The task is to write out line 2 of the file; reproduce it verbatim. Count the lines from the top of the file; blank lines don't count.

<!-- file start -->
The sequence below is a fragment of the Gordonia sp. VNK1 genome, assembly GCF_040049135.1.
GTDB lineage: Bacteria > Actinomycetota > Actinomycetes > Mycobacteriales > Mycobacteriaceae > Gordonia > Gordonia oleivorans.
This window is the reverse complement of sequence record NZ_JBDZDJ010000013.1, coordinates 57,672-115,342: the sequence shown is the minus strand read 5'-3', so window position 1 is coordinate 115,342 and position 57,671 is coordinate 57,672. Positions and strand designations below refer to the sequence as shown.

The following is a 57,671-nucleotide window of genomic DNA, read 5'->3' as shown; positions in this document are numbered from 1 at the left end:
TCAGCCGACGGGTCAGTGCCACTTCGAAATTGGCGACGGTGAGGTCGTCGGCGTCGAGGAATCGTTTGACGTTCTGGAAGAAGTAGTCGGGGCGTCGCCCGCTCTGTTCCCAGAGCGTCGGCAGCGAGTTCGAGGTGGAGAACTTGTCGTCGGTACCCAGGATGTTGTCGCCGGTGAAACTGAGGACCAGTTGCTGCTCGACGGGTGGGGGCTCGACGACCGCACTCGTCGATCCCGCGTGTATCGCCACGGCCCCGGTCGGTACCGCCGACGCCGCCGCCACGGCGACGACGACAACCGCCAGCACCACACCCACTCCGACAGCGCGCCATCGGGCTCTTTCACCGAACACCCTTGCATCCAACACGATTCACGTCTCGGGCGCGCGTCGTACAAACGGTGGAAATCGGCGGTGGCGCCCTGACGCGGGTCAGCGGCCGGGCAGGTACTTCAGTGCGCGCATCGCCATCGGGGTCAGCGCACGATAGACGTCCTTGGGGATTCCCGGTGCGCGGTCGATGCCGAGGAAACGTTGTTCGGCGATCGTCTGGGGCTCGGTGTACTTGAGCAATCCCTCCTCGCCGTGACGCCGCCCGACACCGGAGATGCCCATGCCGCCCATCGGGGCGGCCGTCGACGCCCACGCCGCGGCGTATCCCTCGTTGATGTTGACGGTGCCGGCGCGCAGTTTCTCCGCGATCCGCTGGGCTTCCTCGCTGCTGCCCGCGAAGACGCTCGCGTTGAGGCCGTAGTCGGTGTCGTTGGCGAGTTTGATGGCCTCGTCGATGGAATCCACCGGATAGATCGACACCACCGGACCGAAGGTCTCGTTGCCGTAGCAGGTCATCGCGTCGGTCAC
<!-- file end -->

GTDB lineage: Bacteria > Actinomycetota > Actinomycetes > Mycobacteriales > Mycobacteriaceae > Gordonia > Gordonia oleivorans.